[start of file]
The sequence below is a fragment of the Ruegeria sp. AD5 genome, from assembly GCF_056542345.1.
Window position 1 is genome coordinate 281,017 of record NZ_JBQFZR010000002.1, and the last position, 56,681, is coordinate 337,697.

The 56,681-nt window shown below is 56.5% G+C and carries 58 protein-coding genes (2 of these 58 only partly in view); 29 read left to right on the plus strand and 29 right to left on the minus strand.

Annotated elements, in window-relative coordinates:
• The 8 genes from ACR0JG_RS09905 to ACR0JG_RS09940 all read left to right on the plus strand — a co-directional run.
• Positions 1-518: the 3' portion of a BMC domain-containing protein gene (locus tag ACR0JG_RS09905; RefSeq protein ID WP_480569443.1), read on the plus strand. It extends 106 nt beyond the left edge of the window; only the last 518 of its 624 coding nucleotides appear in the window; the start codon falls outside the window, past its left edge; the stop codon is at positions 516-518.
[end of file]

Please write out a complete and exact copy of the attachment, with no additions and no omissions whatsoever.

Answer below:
The sequence below is a fragment of the Ruegeria sp. AD5 genome, from assembly GCF_056542345.1.
Window position 1 is genome coordinate 281,017 of record NZ_JBQFZR010000002.1, and the last position, 56,681, is coordinate 337,697.

The 56,681-nt window shown below is 56.5% G+C and carries 58 protein-coding genes (2 of these 58 only partly in view); 29 read left to right on the plus strand and 29 right to left on the minus strand.

Annotated elements, in window-relative coordinates:
• The 8 genes from ACR0JG_RS09905 to ACR0JG_RS09940 all read left to right on the plus strand — a co-directional run.
• Positions 1-518: the 3' portion of a BMC domain-containing protein gene (locus tag ACR0JG_RS09905; RefSeq protein ID WP_480569443.1), read on the plus strand. It extends 106 nt beyond the left edge of the window; only the last 518 of its 624 coding nucleotides appear in the window; the start codon falls outside the window, past its left edge; the stop codon is at positions 516-518.